When it comes to the elements of orthodontics, there are elastics and there are rubber bands. Sometimes these terms are used interchangeably. Elastics often refer to the small, colorful bands that decorate each bracket. Elastics that connect top and bottom jaws are typically referred to as rubber bands. Whatever the wording, everyone needs some type of rubber bands or elastics when they have braces.
What Orthodontic Rubber Bands Do
Orthodontic rubber bands connect to small metal hooks on the brackets and are positioned in multiple ways to get the desired movement. Rubber bands usually target a misaligned jaw for patients who have an overbite, underbite, crossbite, or open bite. In some cases, rubber bands are used to adjust spacing between teeth or the positioning of a twisted or leaning tooth.
When Elastics Are Worn
Patients with conventional metal or clear braces will always have elastics to hold the wires and brackets together and shift their teeth into new positions. This is ends up being a fun part of the treatment for most people, especially kids, tweens, and teens. With a few dozen colors from which to choose, patients express themselves through their elastics, changing colors at every checkup.
How to Avoid Wearing Elastics
The only way to avoid wearing elastics or rubber bands during orthodontic treatment is to find out if you’re a candidate for Invisalign. This type of teeth-straightening method uses clear trays to align top and bottom teeth without elastics. Many Invisalign wearers do, however, have attachments – small, composite shapes temporarily bonded to their teeth that help the trays force teeth in the proper directions to straighten them.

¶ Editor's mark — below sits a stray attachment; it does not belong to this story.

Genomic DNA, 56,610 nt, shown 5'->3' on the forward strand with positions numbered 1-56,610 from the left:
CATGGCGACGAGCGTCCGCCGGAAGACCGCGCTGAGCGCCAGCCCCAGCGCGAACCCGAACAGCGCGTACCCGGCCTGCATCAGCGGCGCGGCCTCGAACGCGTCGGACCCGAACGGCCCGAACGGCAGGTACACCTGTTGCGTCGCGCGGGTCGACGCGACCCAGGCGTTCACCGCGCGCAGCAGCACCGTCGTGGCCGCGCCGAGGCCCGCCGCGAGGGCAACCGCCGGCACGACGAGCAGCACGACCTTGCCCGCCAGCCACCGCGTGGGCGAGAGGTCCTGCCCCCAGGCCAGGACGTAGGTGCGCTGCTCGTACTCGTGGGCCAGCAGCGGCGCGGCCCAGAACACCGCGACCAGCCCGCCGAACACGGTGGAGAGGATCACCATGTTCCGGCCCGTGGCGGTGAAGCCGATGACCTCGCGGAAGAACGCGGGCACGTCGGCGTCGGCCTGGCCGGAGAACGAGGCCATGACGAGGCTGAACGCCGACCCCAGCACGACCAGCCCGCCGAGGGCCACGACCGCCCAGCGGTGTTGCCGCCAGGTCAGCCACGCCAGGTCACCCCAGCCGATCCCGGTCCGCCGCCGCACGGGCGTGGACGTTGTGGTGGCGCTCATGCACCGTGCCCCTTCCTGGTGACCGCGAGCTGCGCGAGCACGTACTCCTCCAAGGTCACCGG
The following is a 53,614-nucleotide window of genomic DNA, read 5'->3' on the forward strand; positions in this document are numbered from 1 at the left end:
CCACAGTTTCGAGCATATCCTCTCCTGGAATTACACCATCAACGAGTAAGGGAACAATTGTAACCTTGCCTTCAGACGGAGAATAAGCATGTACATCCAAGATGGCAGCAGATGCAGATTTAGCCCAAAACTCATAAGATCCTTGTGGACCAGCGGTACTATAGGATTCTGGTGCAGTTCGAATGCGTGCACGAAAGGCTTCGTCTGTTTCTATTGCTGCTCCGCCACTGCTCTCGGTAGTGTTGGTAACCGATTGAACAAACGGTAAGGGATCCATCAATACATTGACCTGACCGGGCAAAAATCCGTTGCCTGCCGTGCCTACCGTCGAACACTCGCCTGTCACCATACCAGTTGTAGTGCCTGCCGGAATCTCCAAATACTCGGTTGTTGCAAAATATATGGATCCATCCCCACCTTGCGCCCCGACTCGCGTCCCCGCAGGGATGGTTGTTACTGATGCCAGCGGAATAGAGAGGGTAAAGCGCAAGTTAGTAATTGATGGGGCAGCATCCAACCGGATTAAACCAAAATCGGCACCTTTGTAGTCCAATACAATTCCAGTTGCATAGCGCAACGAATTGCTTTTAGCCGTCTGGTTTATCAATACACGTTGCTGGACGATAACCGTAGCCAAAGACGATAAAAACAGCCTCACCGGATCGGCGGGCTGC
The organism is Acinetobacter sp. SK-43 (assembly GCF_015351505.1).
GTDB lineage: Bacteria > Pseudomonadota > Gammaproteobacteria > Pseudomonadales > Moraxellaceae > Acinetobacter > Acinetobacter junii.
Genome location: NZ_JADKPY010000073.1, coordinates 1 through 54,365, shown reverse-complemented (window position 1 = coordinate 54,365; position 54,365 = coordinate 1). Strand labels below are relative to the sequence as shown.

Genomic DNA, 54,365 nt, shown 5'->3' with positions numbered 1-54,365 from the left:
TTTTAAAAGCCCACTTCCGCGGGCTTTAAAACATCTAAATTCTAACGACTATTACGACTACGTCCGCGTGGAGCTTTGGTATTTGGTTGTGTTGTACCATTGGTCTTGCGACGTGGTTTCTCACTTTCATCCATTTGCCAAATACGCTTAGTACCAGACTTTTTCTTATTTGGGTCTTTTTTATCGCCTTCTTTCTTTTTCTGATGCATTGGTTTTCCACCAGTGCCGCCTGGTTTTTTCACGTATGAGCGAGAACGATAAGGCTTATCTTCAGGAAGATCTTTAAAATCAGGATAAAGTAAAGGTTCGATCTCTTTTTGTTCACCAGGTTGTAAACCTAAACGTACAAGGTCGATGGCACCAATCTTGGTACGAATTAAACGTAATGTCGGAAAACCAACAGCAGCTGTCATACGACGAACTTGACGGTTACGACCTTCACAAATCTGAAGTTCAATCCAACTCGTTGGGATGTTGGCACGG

How Long Rubber Bands Are Worn
Patients who need rubber bands typically begin wearing them in the middle of treatment, maybe six to eight months after they’ve begun. Whether you need rubber bands and when will depend on your specific treatment plan – some patients may only need them for weeks, others will require months to shift their alignment. The timing of their appearance on your braces is up to your orthodontist’s plan.
Changing Orthodontic Rubber Bands
Rubber bands stretch from the top jaw to the lower jaw on either side of the mouth. They exert force on teeth and jaw but this heavy work means the bands lose elasticity quickly. To keep pressure where it needs to be and minimize how long elastics need to be worn, rubber bands must be changed often, usually multiple times a day. It’s important to wear the bands around the clock to get the most benefit.
Daily Life with Orthodontic Elastics
Your orthodontist will guide you in how and when to wear your rubber bands. Wearing them 24 hours a day is the usual prescription, including during meals and sleep. If it’s difficult to eat easily or thoroughly clean teeth and hardware, you are likely to get the green light to remove the bands temporarily. Some elastics are arranged in such a way that makes both acts difficult with the rubber bands in place.
Rubber bands and elastics are simply part of the orthodontic journey – and the minor inconvenience of them is worth the amazing straight smile that results. If you or your teen is ready for braces, schedule a consultation at Soleil Orthodontics in Woodinville, WA, to learn more.